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Promo strategies

10 Brilliant Ideas For Product Promotions & Discounts

Julia Krzak
Julia Krzak
August 17, 2021
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10 Brilliant Ideas For Product Promotions & Discounts

What are product promotions?

A product promotion is a special marketing incentive that is attached to a specific product or service to increase the sales of this particular item or service. Most usually, product promotions take the form of a percentage or amount discounts. Note, however, that this term may also refer to the general marketing efforts to promote a new item or service, without any discounts attached. You may promote a product via a number of ways, without discounting it. For example:

  • Collaborate with influencers to spread the word.
  • Host an event promoting the new product line. 
  • Encourage pre-order reviews from the most loyalty customers. 

In this post, however, I’d like to share with you 10 ideas for product-based discounts that can help you effectively drive sales on particular items from your inventory. But before we jump into details, let’s see what product promotions can help you achieve in the first place.

What are the benefits of product discounts?

  • Product promotions enable you to cross-sell and up-sell your inventory. 
  • They help to get rid of slow-moving stock, by offering less-desirable items as part of BOGO offers or bundles. 
  • They bring attention to new items in your store in the market full of competing offers. 
  • Product discounts create much-needed market differentiation if your competitors offer the same or similar products.

Ideas for product promotions

Note: To run most of the scenarios below, you need a flexible promotion engine that would allow your marketing team to dynamically change discount rules and launch new promotions without input from the technical team. Try Voucherify for 30 days for free to feel the difference.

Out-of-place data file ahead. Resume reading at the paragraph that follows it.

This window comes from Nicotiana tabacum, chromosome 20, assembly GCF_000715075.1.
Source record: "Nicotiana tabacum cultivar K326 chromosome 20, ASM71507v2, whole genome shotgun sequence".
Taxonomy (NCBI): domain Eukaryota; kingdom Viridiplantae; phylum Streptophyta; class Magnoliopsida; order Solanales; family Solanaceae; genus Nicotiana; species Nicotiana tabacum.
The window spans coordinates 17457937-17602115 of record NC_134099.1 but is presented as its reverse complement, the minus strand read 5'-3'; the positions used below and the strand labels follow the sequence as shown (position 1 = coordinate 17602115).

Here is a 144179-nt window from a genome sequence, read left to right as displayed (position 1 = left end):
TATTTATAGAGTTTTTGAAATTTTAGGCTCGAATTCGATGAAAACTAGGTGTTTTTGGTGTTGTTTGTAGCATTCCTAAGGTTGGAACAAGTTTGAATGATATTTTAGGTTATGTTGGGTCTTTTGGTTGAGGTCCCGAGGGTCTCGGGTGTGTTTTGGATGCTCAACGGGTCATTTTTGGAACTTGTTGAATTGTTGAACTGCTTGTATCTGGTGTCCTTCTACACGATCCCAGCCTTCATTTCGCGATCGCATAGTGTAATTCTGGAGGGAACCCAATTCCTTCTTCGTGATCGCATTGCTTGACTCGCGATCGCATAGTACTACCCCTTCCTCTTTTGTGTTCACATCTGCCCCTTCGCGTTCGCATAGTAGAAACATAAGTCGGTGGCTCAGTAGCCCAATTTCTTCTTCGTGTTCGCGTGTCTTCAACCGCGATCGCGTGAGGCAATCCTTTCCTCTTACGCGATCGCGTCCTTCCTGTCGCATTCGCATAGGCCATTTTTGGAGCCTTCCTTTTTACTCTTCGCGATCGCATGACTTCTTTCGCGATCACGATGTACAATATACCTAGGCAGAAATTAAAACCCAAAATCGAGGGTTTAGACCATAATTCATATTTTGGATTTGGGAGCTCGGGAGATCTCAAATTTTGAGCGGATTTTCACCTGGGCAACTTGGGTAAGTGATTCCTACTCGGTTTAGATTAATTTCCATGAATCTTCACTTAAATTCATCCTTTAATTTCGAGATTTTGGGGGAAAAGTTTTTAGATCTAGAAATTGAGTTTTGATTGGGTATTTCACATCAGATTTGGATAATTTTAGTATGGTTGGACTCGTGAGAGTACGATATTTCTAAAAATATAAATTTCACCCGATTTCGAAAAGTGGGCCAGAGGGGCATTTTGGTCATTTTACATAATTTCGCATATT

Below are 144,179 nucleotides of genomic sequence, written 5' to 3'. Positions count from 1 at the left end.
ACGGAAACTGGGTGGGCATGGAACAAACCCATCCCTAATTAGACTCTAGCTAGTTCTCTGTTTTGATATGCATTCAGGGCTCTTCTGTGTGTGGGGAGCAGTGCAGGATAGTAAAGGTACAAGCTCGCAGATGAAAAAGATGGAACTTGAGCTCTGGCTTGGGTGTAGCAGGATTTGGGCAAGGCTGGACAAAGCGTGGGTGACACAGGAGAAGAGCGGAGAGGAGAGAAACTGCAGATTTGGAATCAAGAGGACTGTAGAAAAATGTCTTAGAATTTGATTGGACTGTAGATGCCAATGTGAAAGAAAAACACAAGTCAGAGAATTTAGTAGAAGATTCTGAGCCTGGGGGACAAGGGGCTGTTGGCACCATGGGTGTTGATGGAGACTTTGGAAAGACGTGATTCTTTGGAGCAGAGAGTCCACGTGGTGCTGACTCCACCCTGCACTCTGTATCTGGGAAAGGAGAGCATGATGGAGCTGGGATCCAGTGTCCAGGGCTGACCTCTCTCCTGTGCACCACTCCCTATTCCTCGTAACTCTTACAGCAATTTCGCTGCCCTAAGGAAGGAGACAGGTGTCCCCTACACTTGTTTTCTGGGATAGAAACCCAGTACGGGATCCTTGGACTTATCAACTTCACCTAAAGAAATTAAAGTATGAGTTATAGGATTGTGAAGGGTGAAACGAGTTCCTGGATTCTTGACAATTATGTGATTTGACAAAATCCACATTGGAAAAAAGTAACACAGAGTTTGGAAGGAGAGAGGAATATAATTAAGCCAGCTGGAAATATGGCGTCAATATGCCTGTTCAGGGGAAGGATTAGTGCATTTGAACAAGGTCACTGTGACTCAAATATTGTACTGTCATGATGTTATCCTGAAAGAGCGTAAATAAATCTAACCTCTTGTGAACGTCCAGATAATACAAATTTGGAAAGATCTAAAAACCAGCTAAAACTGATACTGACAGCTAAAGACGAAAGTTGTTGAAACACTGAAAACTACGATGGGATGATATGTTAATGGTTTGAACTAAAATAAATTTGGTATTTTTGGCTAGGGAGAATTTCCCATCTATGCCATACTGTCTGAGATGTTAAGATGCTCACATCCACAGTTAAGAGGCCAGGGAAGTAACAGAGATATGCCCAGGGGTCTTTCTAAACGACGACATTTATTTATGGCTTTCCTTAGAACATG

There are multiple ways to implement product-specific incentives in your online store. Here are some examples of product-based promotions that you can run:

Discounts for selected products only, not whole orders

By discounting selected products and not whole orders, you not only get a much better promotional ROI, but also personalize your offers more. To make the promotion even more targeted, you can offer discounts on seasonal products or base the discount on customer preferences and previous order history.

Example:

Mpix Photo Lab sent a promotional email to subscribers with a last-minute -40% off offer available only for Premium Books and Albums. 

Buffy, comforters and bedding company, offered a 20% off one product only – their best-selling comforter – focusing the promotion on a single item from their wide offering.

Discounts for product variants (SKUs)

To achieve the most granular promotional results, you can also attach discounts to product variants, called SKUs (stock-keeping units). This way, you can increase the sales of less desirable product variants, like less popular flavors, colors, sizes, or editions. The world is your oyster – you can use any product attribute to target very specific items and build a promotional campaign around it. For example, you can offer -20% off on everything green for St. Patrick's Day.

Free products & samples

Product promotions do not have to carry a monetary incentive. You can also drive sales on particular items by bundling them with bonus items. If you pack the promoted items together with faster-moving goods, you can sell them out faster. Besides free items, you can also offer free shipping with the purchase of selected products.

The other benefit is that by attaching a free gift to the product, you offer additional value to customers. Here the concept of reciprocity comes in which makes people feel obliged to repay you if they have been given something for free.